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# lecture9 - ISYE 2028 A and B Lecture 9 Estimation and...

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ISYE 2028 A and B Lecture 9 Estimation and Sampling Dr. Kobi Abayomi March 25, 2009 1 Sampling When we sample we draw observations from a population with a distribution. Our samples are our observations. We often, almost always really, say that our samples are independent and identically distributed . From our samples, we generate estimates for our population parameters. In general, our estimates are statistics : quantities whose value can be calculated from sample data. Prior to obtaining data, there is uncertainty as to what value of any particular statistic will result. There, a statistic is a random variable and will be denoted by an uppercase letter; a lowercase letter is used to represent the calculated or observed value of the statistic. As a random variable, a statistic has a probability distribution - we call it the sampling distribution . The sampling distribution depends upon the population distribution (normal, uniform, etc) and the sample size, n , and on the method of sampling. We say that the rv’s (random variables) X 1 ,...,X n are a (simple) random sample of size n if: 1. The X i ’s are independent rv’s. 2. Every X i has the same probability distribution (i.e. identical ). 1

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1.1 An example in R X<-c(40,40,45,45,45,50,50,50,50,50) n<-10 x<-sample(X,n,replace=TRUE) Here X is our population from which we’ll draw and x is our representative sample Remember that help(sample) will give you help). This little function will allow us to get the probability of a sample from a population: jointp<-function(smple,pop) { k<-length(smple) lpop<-length(pop) p<-rep(0,k) for(i in 1:k){ h<-smple[i] t<-pop==h tts<-sum(t) p[i]<-tts/lpop } pp<-prod(p) print(pp) } We can calculate the true likelihood for this simple example using this information. print(jointp(x,X)) In general, the likelihood for observed data is the probability under the model L ( θ ) = f ( x ; θ ) and for a simple random sample, usually looks like: n Y i =1 f ( x i ; θ ) 2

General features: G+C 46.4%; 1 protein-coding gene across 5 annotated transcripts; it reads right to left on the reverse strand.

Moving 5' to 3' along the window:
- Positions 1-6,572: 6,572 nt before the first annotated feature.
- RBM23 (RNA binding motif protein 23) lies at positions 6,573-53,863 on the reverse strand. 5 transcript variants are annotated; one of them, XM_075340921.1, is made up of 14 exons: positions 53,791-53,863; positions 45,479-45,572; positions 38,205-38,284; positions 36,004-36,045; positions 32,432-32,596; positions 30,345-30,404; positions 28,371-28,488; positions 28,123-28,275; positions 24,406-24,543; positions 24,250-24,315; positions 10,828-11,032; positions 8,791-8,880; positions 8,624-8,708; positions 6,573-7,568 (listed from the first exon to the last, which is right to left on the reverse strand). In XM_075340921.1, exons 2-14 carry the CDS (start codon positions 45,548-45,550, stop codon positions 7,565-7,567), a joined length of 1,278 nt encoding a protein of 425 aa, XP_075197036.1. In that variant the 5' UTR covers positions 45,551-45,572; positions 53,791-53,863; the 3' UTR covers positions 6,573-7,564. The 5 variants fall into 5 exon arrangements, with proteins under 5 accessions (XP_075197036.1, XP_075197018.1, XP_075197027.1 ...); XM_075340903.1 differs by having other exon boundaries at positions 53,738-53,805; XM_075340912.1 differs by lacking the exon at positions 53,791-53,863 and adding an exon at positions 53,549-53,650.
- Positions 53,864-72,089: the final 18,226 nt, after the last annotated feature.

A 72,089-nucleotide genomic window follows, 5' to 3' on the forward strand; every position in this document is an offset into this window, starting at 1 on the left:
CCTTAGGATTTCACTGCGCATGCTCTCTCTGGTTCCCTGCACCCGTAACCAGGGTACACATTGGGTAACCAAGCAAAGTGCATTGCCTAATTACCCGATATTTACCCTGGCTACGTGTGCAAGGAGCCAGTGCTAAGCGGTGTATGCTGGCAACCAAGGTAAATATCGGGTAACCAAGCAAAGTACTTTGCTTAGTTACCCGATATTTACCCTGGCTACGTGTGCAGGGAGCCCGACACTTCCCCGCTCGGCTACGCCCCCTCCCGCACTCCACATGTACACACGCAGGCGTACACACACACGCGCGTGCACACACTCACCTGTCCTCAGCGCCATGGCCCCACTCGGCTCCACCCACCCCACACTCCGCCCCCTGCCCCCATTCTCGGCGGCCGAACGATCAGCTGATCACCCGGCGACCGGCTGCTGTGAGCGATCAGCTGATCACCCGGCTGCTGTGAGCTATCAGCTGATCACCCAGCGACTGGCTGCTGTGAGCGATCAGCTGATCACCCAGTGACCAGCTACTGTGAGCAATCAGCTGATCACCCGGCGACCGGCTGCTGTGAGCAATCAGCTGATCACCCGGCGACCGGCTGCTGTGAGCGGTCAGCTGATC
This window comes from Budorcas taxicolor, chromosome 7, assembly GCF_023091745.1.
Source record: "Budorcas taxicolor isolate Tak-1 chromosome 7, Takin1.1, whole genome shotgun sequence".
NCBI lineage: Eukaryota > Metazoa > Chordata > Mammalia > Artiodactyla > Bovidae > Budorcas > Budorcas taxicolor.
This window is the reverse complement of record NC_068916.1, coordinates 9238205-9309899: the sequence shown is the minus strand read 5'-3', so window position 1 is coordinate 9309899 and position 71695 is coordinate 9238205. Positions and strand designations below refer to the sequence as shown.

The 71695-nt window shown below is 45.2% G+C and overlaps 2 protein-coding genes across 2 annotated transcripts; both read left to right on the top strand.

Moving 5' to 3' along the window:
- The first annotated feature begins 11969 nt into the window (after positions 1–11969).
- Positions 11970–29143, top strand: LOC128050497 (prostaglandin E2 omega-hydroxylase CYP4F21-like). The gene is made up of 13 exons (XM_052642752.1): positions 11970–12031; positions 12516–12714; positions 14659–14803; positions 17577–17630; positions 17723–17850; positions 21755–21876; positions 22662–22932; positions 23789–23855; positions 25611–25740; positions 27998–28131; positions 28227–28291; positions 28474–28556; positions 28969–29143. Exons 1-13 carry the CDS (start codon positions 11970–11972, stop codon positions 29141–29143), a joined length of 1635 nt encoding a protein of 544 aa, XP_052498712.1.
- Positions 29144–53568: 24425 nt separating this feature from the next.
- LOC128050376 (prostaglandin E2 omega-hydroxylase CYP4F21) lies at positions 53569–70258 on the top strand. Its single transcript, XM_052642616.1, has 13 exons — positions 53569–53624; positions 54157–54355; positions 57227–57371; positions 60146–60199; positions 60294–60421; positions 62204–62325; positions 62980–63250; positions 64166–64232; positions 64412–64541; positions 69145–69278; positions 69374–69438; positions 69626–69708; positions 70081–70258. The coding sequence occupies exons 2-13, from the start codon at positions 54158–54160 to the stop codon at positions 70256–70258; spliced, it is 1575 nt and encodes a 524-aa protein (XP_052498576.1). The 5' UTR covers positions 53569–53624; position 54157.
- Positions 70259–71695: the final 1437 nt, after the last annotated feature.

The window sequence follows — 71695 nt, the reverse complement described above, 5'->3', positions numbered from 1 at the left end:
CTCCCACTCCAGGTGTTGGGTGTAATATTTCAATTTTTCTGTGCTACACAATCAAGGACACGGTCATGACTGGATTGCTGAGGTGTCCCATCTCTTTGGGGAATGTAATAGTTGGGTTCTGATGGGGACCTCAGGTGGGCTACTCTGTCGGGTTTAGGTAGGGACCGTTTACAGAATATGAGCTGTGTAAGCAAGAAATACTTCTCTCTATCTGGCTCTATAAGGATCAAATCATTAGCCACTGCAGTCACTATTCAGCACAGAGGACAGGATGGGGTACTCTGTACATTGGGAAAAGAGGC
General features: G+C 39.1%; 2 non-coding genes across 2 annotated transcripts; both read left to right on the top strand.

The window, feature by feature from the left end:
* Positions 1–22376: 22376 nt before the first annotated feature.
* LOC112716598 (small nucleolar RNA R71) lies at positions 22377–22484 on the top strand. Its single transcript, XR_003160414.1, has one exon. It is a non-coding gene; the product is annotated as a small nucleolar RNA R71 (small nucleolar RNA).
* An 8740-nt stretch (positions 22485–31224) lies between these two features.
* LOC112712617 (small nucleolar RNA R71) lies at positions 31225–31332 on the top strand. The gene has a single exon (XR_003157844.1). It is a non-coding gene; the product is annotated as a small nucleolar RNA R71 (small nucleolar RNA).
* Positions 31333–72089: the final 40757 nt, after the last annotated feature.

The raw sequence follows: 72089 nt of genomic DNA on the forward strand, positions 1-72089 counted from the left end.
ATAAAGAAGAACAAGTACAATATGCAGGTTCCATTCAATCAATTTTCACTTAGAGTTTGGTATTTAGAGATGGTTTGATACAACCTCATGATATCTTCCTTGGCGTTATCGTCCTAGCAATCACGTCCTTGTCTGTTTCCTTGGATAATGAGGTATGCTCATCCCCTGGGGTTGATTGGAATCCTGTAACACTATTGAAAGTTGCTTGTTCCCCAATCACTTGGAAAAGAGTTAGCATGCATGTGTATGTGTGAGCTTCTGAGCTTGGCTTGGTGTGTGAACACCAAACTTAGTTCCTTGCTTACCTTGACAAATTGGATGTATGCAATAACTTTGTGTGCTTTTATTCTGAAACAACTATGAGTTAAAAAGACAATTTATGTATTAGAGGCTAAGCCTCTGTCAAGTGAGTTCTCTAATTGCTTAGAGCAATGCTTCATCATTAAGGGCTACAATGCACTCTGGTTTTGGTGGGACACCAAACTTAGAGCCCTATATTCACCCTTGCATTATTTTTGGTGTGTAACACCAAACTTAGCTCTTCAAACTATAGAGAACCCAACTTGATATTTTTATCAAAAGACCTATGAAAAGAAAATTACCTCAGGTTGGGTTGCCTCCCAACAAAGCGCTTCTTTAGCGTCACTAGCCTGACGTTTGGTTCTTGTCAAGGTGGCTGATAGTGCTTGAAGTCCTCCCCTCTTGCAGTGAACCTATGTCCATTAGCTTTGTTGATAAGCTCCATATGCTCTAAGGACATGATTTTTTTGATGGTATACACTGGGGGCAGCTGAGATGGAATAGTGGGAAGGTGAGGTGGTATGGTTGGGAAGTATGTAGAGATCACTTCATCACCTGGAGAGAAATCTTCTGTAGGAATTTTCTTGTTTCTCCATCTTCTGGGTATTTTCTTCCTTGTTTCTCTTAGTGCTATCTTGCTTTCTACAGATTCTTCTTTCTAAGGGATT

Example: the likelihood of x = (0 , 1 , 0 , 1 , 0 , 0 , 1) if X Ber ( p ) is lik p 3 (1 - p ) 4 . Example: the likelihood of a random sample of an Exp ( λ ) L ( λ ) = n Y i =1 λe - λx i = λ n e - λ P n i =1 x i Often, we take examine the log likelihood lnL ( θ ) in the above example: lnL ( λ ) = nlogλ - λ n X i =1 x i Or, We can resample from this distribution and calculate estimates. Notice that the sampled values tend to the distributional values. par(mfrow=c(2,2)) for(n in c(10,100,1000,1000)) { hist(sample(X,n,replace=TRUE),freq=FALSE,ylim=c(0,.6),main="") } Here is a function to calculate the sample mean and variances for many samples. smeenvar<-function(num,ssize,pop){ xbarvec<-rep(0,num) varvec<-rep(0,num) for(i in 1:num){ smple<-sample(pop,ssize,replace=TRUE) xbarvec[i]<-mean(smple) varvec[i]<-var(smple) } cbind(xbarvec,varvec) } 3

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We can look at the sample distributions of these quantities h<-smeenvar(100,50,X) hist(h[,1]) hist(h[,2]) 2 Remember the ﬁrst sampling distribution and esti-
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lecture9 - ISYE 2028 A and B Lecture 9 Estimation and...

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